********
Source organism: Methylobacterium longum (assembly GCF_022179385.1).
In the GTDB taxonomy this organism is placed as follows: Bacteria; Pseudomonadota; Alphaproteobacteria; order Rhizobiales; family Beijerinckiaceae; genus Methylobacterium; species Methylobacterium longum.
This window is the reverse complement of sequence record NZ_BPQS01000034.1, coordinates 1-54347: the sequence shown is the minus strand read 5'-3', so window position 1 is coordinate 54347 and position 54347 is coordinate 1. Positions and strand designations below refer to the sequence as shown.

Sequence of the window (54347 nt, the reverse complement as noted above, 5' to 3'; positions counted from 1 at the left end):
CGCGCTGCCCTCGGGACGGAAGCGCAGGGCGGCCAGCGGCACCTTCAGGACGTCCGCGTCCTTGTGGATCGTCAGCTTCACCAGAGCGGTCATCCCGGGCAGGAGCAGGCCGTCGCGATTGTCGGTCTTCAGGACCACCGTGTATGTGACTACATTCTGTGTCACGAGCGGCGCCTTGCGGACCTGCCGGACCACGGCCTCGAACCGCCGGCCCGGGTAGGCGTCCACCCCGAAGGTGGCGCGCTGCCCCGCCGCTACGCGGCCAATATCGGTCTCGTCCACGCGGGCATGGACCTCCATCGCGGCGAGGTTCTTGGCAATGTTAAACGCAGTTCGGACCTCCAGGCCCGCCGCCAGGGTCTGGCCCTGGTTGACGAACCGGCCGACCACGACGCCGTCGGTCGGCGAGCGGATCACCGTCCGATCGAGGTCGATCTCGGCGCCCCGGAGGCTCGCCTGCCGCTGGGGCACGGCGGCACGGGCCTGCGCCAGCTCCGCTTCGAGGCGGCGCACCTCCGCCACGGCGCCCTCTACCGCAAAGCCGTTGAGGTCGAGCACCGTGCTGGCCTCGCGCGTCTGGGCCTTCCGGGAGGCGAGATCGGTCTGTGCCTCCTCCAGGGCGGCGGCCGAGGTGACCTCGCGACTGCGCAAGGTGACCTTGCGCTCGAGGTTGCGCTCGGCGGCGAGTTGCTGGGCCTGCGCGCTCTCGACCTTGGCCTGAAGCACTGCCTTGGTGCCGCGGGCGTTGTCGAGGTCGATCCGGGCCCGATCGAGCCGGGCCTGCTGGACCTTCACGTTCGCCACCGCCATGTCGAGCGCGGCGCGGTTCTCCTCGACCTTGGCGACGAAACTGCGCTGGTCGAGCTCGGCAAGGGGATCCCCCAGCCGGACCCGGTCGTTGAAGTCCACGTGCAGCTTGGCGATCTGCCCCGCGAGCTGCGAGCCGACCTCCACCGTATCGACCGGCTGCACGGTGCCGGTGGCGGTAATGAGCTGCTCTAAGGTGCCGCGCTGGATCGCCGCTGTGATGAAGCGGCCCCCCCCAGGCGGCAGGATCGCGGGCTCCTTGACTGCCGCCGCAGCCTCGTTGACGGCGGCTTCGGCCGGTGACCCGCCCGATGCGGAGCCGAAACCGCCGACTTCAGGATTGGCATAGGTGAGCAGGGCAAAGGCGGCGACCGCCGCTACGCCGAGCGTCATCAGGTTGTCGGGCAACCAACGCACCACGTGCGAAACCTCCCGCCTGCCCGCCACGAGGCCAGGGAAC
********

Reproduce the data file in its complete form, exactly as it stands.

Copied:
Source organism: Methylobacterium longum (assembly GCF_022179385.1).
In the GTDB taxonomy this organism is placed as follows: Bacteria; Pseudomonadota; Alphaproteobacteria; order Rhizobiales; family Beijerinckiaceae; genus Methylobacterium; species Methylobacterium longum.
This window is the reverse complement of sequence record NZ_BPQS01000034.1, coordinates 1-54347: the sequence shown is the minus strand read 5'-3', so window position 1 is coordinate 54347 and position 54347 is coordinate 1. Positions and strand designations below refer to the sequence as shown.

Sequence of the window (54347 nt, the reverse complement as noted above, 5' to 3'; positions counted from 1 at the left end):
CGCGCTGCCCTCGGGACGGAAGCGCAGGGCGGCCAGCGGCACCTTCAGGACGTCCGCGTCCTTGTGGATCGTCAGCTTCACCAGAGCGGTCATCCCGGGCAGGAGCAGGCCGTCGCGATTGTCGGTCTTCAGGACCACCGTGTATGTGACTACATTCTGTGTCACGAGCGGCGCCTTGCGGACCTGCCGGACCACGGCCTCGAACCGCCGGCCCGGGTAGGCGTCCACCCCGAAGGTGGCGCGCTGCCCCGCCGCTACGCGGCCAATATCGGTCTCGTCCACGCGGGCATGGACCTCCATCGCGGCGAGGTTCTTGGCAATGTTAAACGCAGTTCGGACCTCCAGGCCCGCCGCCAGGGTCTGGCCCTGGTTGACGAACCGGCCGACCACGACGCCGTCGGTCGGCGAGCGGATCACCGTCCGATCGAGGTCGATCTCGGCGCCCCGGAGGCTCGCCTGCCGCTGGGGCACGGCGGCACGGGCCTGCGCCAGCTCCGCTTCGAGGCGGCGCACCTCCGCCACGGCGCCCTCTACCGCAAAGCCGTTGAGGTCGAGCACCGTGCTGGCCTCGCGCGTCTGGGCCTTCCGGGAGGCGAGATCGGTCTGTGCCTCCTCCAGGGCGGCGGCCGAGGTGACCTCGCGACTGCGCAAGGTGACCTTGCGCTCGAGGTTGCGCTCGGCGGCGAGTTGCTGGGCCTGCGCGCTCTCGACCTTGGCCTGAAGCACTGCCTTGGTGCCGCGGGCGTTGTCGAGGTCGATCCGGGCCCGATCGAGCCGGGCCTGCTGGACCTTCACGTTCGCCACCGCCATGTCGAGCGCGGCGCGGTTCTCCTCGACCTTGGCGACGAAACTGCGCTGGTCGAGCTCGGCAAGGGGATCCCCCAGCCGGACCCGGTCGTTGAAGTCCACGTGCAGCTTGGCGATCTGCCCCGCGAGCTGCGAGCCGACCTCCACCGTATCGACCGGCTGCACGGTGCCGGTGGCGGTAATGAGCTGCTCTAAGGTGCCGCGCTGGATCGCCGCTGTGATGAAGCGGCCCCCCCCAGGCGGCAGGATCGCGGGCTCCTTGACTGCCGCCGCAGCCTCGTTGACGGCGGCTTCGGCCGGTGACCCGCCCGATGCGGAGCCGAAACCGCCGACTTCAGGATTGGCATAGGTGAGCAGGGCAAAGGCGGCGACCGCCGCTACGCCGAGCGTCATCAGGTTGTCGGGCAACCAACGCACCACGTGCGAAACCTCCCGCCTGCCCGCCACGAGGCCAGGGAAC